## Complex Numbers

The C++ classes Complex<long double>, Complex<double>, and Complex<float> represent floating-point complex numbers of the form z = a + ib. Throughout this document, the variable z = a + ib is used to represent *this object. The template variable T represents the field of the coefficients.

# Constructors

There is one constructor

```     Complex( T a = 0, T b = 0 );
```

which creates the complex number a + ib.

# Constants

There are three static constants defined in each class:

 ZERO 0 ONE 1 I i

The constants may be accessed through the array UNITS = {ONE, I}.

# Real-Valued Functions

Each of the real-valued member functions has the prototype T f() const; and has a corresponding procedural function T f( const Complex<T> );.

 real imag_i csgn abs norm abs_imag norm_imag arg

Descriptions of each of the functions follow:

real
Return the real component ℜ(z) = a.
imag_i
Return the imaginary component ℑ(z) = b.
csgn
Return 0 if z = 0, 1 if a ≥ +0, and -1 if a ≤ -0.
abs
Return |z| = (a2 + b2)½ unless either component is infinity, in which case, it always returns ∞.
norm
Return |z|2 = a2 + b2 unless either component is infinity, in which case, it always returns ∞.
abs_imag
Return |ℑ(z)| = |b|.
norm_imag
Return |ℑ(z)|2 = b2.
arg
Return the argument of the complex number arg(z) = atan2( b, a ).

The function T operator [](int n) const returns the coefficient of the unit UNITS[n] for n = 0 and 1.

# Complex-Valued Functions

Each of these complex-valued member functions has the prototype Complex<T> f() const; and has a corresponding procedural function Complex<T> f( const Complex<T> );.

 imag conj signum

Descriptions of each of the functions follow:

imag
Returns the complex number 0 + ib.
conj
Returns the complex number aib.
signum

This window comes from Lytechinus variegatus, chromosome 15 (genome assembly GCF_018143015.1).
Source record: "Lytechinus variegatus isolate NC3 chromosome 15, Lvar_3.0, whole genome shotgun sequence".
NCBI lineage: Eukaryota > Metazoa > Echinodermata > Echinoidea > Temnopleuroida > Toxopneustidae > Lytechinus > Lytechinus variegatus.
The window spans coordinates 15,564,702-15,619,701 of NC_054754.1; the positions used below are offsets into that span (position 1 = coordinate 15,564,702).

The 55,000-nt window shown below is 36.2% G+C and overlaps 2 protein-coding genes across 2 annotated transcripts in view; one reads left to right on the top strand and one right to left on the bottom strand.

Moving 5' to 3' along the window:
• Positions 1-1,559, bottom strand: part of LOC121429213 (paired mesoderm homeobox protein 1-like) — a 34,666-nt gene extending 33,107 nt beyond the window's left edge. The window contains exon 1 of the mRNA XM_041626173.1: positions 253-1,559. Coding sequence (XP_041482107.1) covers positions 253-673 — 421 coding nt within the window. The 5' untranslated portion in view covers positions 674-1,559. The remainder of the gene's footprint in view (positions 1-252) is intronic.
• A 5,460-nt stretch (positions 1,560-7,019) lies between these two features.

Returns the complex number z/|z|. If z = 0, then z is returned.

# Squares and Inverses

Each of the square, square root, and inverse member functions has the prototype Complex<T> f() const; and has a corresponding procedural function Complex<T> f( const Complex<T> );.

 sqr sqrt inverse

Descriptions of each of the functions follow:

sqr
Calculate z2.
sqrt
Calculate the square root of z (that is, z½).
inverse
Calculate the inverse of z (that is, z-1).

# Rotations

As spherical (or imaginary) rotations do not apply for complex numbers, there is no Complex<T> rotate( Complex<T> ) member function.

# Powers

The power function is overloaded with two prototypes:

 Complex pow( T ) Complex pow( Complex )
These calculate z raised to the power of the given argument. There are corresponding procedural functions Complex<T> pow( const Complex<T>, T ); and Complex<T> pow( const Complex<T>, const Complex<T> );.

# Exponential and Logarithmic Functions

Each of the exponential and logarithmic member functions has the prototype Complex<T> f() const; and has a corresponding procedural function Complex<T> f( const Complex<T> );.

 exp log log10

Descriptions of each of the functions follow:

exp
Calculate ez.
log
Calculate the natural logarithm ln(z).
log10
Calculate the base-10 logarithm log10(z).

# Trigonometric and Hyperbolic Functions (and their Inverses)

Each of the trigonometric, hyperbolic, inverse trigonometric, and inverse hyperbolic member functions has the prototype Complex<T> f() const; and has a corresponding procedural function Complex<T> f( const Complex<T> );.

 sin cos tan sec csc cot sinh cosh tanh sech csch coth asin acos atan asec acsc acot asinh acosh atanh asech acsch acoth

For example, the sin function calculates the result of zz3/3! + z5/5! − z7/7! + z9/9! − z11/11! + ⋅⋅⋅ by using the formula:

sin(z) = sin(a) cosh(b) + i cos(a) sinh(b)

# Special Functions

Bessel functions of the first kind, Jn(z) are implemented for integer values of n. The prototype of the member function is Complex<T> bessel_J( int ) const; and there is the corresponding procedural function Complex<T> bessel_J( int, const Complex<T>) const;.

# Integer-Value Functions

Each of the integer-valued member functions has the prototype Complex<T> f() const; and has a corresponding procedural function Complex<T> f( const Complex<T> );.